Cincinnati's Centennial Parks Master Plan: Our quiet strength

Keeping Cincinnati's more than 100 parks and greenspaces relevant and user-friendly is a major undertaking requiring relentless planning and coordination. Christopher Manning and Steven Schuckman know this more than most which is why they've made it two of the guiding principles of the  Cincinnati Centennial Parks Master Plan,

To create the plan, which is the third park master plan in Cincinnati history, the Cincinnati Park Board, under the direction of superintendent of planning and design Steven Schuckman, hired local landscape architecture studio Human Nature Inc. as the lead consultant. Christopher Manning, a landscape architect with Human Nature, was the principal-in-charge of the effort.

"Given that it's been 100 years since the first one [master plan] by George Kessler, we were honored to be selected to produce the plan," he says.

Manning gives much of the credit back to the Park Board team of Schuckman, director Willie Carden, and manager of financial services Marijane Klug.

"Mr. Carden is a beacon of leadership for our city departments and a role model," he says.  "Marijane is one of the most creative and aggressive financial people I've ever met, and Steve was the day-to-day - sometimes hour-to-hour - contact and literally co-authored the plan with us."

Jess Parrett of Leisure Services Management was the primary sub-consultant handling demographics, programming and funding strategies; and Kolar Design and the University of Cincinnati DAAP Senior Graphics Capstone Class created the graphic materials.

The public also played a heavy role in creating and supporting the plan through its advisory committees, public "town" meetings, surveys on the website and focus groups with stakeholders.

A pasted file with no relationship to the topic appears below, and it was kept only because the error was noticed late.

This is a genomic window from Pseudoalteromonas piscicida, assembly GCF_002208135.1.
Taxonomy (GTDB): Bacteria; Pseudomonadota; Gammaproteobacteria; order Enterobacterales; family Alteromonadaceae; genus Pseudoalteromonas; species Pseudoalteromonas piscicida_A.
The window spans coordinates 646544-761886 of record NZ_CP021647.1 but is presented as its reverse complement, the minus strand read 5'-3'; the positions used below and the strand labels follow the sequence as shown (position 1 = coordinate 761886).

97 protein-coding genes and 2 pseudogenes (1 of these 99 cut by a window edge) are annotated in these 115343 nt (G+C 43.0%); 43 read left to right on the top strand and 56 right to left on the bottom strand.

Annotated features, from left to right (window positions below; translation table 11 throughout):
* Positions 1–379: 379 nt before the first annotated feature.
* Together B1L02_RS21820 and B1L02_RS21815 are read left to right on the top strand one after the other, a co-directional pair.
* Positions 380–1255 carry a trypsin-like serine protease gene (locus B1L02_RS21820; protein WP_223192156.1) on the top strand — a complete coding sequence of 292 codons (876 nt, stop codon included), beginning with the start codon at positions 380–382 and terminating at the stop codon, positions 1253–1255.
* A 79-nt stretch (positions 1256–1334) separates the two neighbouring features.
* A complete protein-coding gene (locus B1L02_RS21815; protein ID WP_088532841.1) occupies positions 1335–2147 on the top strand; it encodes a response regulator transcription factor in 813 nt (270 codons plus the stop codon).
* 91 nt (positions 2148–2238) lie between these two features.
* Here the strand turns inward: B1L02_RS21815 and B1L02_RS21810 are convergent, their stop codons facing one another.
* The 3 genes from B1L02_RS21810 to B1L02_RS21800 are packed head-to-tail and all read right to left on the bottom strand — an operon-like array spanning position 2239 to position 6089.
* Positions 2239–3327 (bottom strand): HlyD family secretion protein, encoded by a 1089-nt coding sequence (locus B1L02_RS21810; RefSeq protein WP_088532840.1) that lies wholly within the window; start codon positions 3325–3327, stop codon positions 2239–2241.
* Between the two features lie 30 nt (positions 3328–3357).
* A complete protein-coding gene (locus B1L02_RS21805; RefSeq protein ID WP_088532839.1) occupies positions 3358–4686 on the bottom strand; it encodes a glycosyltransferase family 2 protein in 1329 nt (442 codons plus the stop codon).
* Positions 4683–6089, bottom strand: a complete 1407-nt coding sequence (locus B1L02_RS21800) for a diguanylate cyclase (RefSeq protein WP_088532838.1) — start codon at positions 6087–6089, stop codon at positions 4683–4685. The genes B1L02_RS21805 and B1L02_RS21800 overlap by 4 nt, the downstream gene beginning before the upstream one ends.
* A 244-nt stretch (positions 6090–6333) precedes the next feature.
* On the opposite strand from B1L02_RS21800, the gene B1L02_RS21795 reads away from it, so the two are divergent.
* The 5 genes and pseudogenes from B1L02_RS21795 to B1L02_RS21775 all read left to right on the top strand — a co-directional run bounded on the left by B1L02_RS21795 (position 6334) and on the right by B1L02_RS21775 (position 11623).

"We receive day to day support in our efforts from approximately two dozen park advisory councils and through the hands-on efforts of numerous volunteers," Schuckman says.

Through 2007, volunteers had logged more than 87,000 hours over two years of work.

It began in 1907
The origins of Cincinnati park planning began in 1907 with "A Park System for the City of Cincinnati" by landscape architect George Kessler, a German immigrant who was known throughout the Midwest for park projects in Kansas City and for designing the layout of the 1904 World's Fair in St. Louis.

In the 1907 plan, Kessler sought to connect the city's parks with parkways and boulevards, thereby relieving congestion and blight within the city, protecting hillsides and views, securing undeveloped land and providing citizens with better health and recreational opportunities.

"Most major cities in America were creating park systems in the late 1800s and early 1900s," Manning says.  "These plans were authored by visionary planners, architects, and landscape architects such as Olmstead, Cleveland, Manning, Kessler and Burnham.

Shuckman believes that having a master plan was - and is - critical to the development of Cincinnati's parks.

"Having a master plan in 1907 and the comprehensive city plan of 1925 positioned the city to receive millions of federal dollars for park improvements in the 1930s," he says.